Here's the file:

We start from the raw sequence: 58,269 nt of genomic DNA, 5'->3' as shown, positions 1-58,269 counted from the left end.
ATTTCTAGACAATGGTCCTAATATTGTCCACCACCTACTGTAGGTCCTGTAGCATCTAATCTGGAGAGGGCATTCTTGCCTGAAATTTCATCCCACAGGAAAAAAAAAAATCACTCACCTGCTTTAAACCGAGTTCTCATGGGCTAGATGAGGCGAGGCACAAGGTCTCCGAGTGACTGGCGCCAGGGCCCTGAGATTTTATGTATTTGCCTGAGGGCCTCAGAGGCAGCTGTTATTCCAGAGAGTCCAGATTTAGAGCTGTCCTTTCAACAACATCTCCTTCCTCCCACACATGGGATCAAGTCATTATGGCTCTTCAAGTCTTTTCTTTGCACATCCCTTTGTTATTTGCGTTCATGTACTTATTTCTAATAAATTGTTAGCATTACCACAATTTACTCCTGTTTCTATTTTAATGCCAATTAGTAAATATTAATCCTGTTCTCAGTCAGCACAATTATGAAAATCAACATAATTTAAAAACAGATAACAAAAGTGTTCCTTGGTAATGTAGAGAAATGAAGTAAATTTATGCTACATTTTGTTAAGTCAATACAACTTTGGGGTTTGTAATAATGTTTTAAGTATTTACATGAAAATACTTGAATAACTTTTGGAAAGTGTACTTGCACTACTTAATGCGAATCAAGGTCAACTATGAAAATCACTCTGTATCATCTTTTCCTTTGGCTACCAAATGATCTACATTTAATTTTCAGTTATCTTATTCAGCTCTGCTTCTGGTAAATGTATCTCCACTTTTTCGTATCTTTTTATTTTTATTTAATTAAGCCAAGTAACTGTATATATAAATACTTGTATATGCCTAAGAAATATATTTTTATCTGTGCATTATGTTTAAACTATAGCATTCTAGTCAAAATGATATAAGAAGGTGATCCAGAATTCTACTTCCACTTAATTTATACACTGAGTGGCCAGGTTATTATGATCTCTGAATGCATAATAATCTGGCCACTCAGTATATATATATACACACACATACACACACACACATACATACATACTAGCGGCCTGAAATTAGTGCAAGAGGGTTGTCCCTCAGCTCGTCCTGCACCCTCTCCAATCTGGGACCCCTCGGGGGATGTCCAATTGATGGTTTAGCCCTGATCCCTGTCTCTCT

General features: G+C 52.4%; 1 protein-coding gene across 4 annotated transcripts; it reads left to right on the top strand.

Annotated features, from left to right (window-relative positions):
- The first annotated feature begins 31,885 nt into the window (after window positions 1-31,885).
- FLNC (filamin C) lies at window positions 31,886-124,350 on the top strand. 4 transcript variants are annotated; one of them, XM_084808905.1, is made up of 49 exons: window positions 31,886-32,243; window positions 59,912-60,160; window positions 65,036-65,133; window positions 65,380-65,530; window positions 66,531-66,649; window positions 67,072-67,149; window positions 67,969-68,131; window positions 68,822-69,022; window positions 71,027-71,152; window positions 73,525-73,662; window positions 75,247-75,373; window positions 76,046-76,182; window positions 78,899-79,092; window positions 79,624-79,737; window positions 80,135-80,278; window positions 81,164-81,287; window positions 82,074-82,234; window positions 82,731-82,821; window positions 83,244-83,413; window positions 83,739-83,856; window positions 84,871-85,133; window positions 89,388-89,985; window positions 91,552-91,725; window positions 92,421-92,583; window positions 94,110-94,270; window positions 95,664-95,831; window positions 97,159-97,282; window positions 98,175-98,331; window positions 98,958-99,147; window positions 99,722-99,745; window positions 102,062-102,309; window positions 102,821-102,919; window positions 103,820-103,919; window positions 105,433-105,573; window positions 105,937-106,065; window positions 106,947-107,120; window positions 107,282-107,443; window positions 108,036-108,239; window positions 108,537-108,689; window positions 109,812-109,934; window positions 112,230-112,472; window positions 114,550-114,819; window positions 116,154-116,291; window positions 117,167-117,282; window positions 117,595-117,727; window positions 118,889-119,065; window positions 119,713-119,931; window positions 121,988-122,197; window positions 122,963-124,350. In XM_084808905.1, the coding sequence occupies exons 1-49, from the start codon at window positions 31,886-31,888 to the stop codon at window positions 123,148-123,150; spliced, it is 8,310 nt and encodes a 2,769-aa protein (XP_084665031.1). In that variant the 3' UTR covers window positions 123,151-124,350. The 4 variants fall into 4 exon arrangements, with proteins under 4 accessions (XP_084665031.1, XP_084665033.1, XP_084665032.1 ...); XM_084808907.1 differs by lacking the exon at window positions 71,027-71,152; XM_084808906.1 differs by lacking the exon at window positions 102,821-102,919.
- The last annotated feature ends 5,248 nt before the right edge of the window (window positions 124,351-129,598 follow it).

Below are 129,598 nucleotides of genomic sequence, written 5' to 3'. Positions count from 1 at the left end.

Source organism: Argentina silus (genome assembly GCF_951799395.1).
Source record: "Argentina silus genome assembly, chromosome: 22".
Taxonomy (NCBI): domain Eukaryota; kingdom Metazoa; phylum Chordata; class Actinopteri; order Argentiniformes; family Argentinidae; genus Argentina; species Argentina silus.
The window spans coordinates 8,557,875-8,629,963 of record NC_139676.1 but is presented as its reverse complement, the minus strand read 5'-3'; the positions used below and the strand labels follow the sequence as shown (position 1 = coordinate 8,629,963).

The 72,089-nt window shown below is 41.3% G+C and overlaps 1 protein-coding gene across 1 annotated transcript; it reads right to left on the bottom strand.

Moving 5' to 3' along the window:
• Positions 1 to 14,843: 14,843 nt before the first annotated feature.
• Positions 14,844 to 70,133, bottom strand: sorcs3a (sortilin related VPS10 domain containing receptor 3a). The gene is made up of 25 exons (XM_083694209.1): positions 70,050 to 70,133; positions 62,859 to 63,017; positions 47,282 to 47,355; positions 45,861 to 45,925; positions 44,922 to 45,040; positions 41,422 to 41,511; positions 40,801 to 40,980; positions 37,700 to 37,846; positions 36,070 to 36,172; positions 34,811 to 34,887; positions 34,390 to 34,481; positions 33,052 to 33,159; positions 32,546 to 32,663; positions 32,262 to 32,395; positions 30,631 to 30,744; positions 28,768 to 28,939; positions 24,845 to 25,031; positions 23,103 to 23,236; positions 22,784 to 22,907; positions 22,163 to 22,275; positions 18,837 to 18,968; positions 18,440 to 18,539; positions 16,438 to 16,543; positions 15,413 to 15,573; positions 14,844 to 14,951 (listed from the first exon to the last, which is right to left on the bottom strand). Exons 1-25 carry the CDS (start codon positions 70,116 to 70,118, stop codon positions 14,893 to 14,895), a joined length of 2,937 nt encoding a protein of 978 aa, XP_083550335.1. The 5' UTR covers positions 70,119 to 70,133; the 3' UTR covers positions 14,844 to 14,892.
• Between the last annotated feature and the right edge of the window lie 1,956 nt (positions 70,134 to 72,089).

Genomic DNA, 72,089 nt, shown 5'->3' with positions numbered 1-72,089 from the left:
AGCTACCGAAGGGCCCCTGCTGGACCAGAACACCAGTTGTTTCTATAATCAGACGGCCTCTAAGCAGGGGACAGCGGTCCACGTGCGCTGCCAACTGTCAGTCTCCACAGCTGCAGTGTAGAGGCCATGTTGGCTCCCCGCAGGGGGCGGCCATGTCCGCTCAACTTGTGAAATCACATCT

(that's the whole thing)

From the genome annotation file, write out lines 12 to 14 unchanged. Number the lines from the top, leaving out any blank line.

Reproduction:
The window spans coordinates 8,557,875-8,629,963 of record NC_139676.1 but is presented as its reverse complement, the minus strand read 5'-3'; the positions used below and the strand labels follow the sequence as shown (position 1 = coordinate 8,629,963).

The 72,089-nt window shown below is 41.3% G+C and overlaps 1 protein-coding gene across 1 annotated transcript; it reads right to left on the bottom strand.

Moving 5' to 3' along the window: